I am dribbling a soccer ball using child of constraint. In the image I would like to keyframe the ball where the arrow in drawn but when I try to keyframe it it still follows the child path, How do I fix this?

enter image description here

  • $\begingroup$ I see you have the 'Influence' slider keyframed at 1.00. Is it also keyframed down to zero somewhere along the timeline? If so what happens? When you say it's following the 'child path', what path is that? Experience has taught me it's best to duplicate the ball, remove all constraints, animation, and parentage, and switch to that. There's no complications then. You can still switch back to the other if needed, or to any other duplicate if need be. $\endgroup$
    – Edgel3D
    Commented Aug 28, 2019 at 12:08
  • $\begingroup$ when the influence is 0 the ball either stays in its original location or at keyframe 80 if i change influence to 0 it goes back to its original location. The child path is the left foot. regarding duplication, lets say I duplicate, what do I do then? $\endgroup$
    – Kamran Ali
    Commented Aug 28, 2019 at 14:27
  • $\begingroup$ It will need a step by step explanation. I'll put an answer together. $\endgroup$
    – Edgel3D
    Commented Aug 29, 2019 at 2:46

1 Answer 1


Whilst your project has the ball constrained as a Child of' the parent character (or foot) I've instead placed physics properties on the ball for the initial bounce and returned to physics when it enters the goal square.
Exactly the same process applies though and this will always work - give you a completely 'free-from-constraint' ball with which to do as you wish.

The video (above) is what happened when kicked with the physics in play and for whatever reason would not behave as needed.

The second (below) when employing a duplicate to bypass the physics altogether..

The procedure -

When kicked, at the frame the foot comes into contact with the ball, stop the animation and duplicate the ball.

Immediately remove the copy's constraints, physics, animation, parentage, everything, so you end up with a free and unconstrained mesh.

Keyframe the copy's location and rotation.

In the Outliner, keyframe the original ball to invisible and the copy to visible.

Go back to frame 1 and keyframe the copy's loc/rot again.

Also reverse the visual switching in the outliner and keyframe that. (the original is to be seen at frame 1, the copy to be invisible)

Animate the copy and send it into the goal square. (emulate a bounce or two?)


Whilst unnecessary, for demo purposes here, the original (physics) ball is switched back as the copy crosses the goal threshold.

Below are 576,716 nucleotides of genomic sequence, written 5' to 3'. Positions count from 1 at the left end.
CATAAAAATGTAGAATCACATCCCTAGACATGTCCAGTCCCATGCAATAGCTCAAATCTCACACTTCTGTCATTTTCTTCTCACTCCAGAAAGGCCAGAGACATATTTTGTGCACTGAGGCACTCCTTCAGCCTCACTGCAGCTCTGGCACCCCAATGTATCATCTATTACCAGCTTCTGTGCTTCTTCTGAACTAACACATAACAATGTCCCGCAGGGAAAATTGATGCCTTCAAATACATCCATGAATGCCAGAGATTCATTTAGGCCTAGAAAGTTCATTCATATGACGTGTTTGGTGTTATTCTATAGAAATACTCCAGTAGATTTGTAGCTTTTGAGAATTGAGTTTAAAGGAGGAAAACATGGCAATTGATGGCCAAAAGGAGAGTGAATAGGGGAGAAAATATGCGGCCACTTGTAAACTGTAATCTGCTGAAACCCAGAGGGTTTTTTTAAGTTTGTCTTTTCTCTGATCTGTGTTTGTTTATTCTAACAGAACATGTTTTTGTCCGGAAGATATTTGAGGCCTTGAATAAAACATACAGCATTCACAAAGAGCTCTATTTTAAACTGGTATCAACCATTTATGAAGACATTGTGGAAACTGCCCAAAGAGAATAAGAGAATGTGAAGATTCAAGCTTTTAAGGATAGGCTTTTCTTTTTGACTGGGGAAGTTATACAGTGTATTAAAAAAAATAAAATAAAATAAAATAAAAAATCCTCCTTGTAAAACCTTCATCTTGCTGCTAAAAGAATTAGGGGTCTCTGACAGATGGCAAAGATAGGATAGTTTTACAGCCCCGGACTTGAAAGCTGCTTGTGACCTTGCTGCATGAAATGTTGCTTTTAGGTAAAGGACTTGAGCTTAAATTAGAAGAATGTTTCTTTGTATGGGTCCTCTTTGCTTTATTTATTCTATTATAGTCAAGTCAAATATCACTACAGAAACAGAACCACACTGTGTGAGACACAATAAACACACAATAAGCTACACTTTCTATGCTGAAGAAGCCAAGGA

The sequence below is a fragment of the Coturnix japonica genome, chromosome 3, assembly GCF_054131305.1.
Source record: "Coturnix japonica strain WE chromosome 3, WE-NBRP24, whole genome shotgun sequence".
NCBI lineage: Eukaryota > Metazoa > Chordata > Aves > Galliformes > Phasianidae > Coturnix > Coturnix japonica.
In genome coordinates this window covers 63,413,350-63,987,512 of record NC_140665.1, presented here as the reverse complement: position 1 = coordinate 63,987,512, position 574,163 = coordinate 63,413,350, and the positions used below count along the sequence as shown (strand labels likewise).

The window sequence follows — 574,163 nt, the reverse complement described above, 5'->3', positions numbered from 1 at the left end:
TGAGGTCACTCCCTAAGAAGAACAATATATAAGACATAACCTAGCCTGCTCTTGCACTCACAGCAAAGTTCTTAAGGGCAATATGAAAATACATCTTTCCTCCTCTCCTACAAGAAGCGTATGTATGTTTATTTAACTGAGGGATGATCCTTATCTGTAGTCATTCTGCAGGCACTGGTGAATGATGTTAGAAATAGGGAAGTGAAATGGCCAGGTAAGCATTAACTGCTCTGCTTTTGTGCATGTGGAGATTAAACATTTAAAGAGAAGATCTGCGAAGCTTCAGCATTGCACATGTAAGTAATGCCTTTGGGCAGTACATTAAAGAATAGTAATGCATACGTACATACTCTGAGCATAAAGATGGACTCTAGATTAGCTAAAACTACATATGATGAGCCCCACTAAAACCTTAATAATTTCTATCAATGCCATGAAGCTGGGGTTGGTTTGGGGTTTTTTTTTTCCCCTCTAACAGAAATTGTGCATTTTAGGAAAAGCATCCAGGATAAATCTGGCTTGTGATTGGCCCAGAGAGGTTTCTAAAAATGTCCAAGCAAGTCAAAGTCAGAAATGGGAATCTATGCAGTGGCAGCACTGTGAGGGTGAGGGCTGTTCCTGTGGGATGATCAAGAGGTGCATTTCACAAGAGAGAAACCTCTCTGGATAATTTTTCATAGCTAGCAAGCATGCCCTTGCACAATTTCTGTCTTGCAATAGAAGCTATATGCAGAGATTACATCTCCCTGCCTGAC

Similarly in your project, you can also switch back to the child-ball at anytime.

Switching back - At the frame required...

Move the player-character so the two balls are at the same location. (or close) Use SH-S to set the 3D cursor to the selected duplicate, then select the original ball and send it to the 3D cursor's location. (SH-S again)

This will place both at precisely the same location. From there it's a simple matter to rotate the child-ball in all 3 axis' until they're aligned again. I've found it easier to use wireframe mode and "Normal" orientation for this. Always be in ORTHO view.


When the balls are textured you have to ensure this is matched at the switch-back frame also -

An easy way to do this is -

Temporarily remove the original ball's smoothing and texture. Reassign one face to a bright colour before duplicating. At the switch-back frame rotate both balls so their mis-coloured faces match up.


Switching can take place between the two balls as often as needed, all without fear of some constraint's apron strings mucking you around.

The monkey video below has been freely switched back and forth between physics and animation several times, plus throwing in a path constraint for good measure, all without a single glitch. It's a basic workaround but it always works.

Monkey Blend file is available if you want that.

  • $\begingroup$ Thanks I will try this, what about dribbling the ball? How do I make it smoother by using child of constraint? $\endgroup$
    – Kamran Ali
    Commented Aug 30, 2019 at 17:34
  • $\begingroup$ If you're asking how to smooth the dribbling with parentage, I've never tried it. If you're asking for a smooth transition to the duplicate when the original is moving, then at the switch-over frame you have to start the animated ball off instantly at the same speed as the original. (i.e. experiment) Don't set the keyframes to 'Linear' or you'll lose the adjustment handles in the Graph editor. Instead use the launch (1st) handle to start it off at speed, not accelerate gradually. If you're inexperienced I guess I can throw a video together, show how it's done. $\endgroup$
    – Edgel3D
    Commented Aug 31, 2019 at 1:38
  • $\begingroup$ Please show a video as it will help translate everything youve said. Would that be ok? $\endgroup$
    – Kamran Ali
    Commented Sep 1, 2019 at 20:19
  • $\begingroup$ OK, will do, give me a few days, I'm laid up with a bung leg at the mo... Maybe I should apply a modifier or two on it. $\endgroup$
    – Edgel3D
    Commented Sep 2, 2019 at 4:04
  • $\begingroup$ Thanks boss. Will wait for it. $\endgroup$
    – Kamran Ali
    Commented Sep 2, 2019 at 17:40

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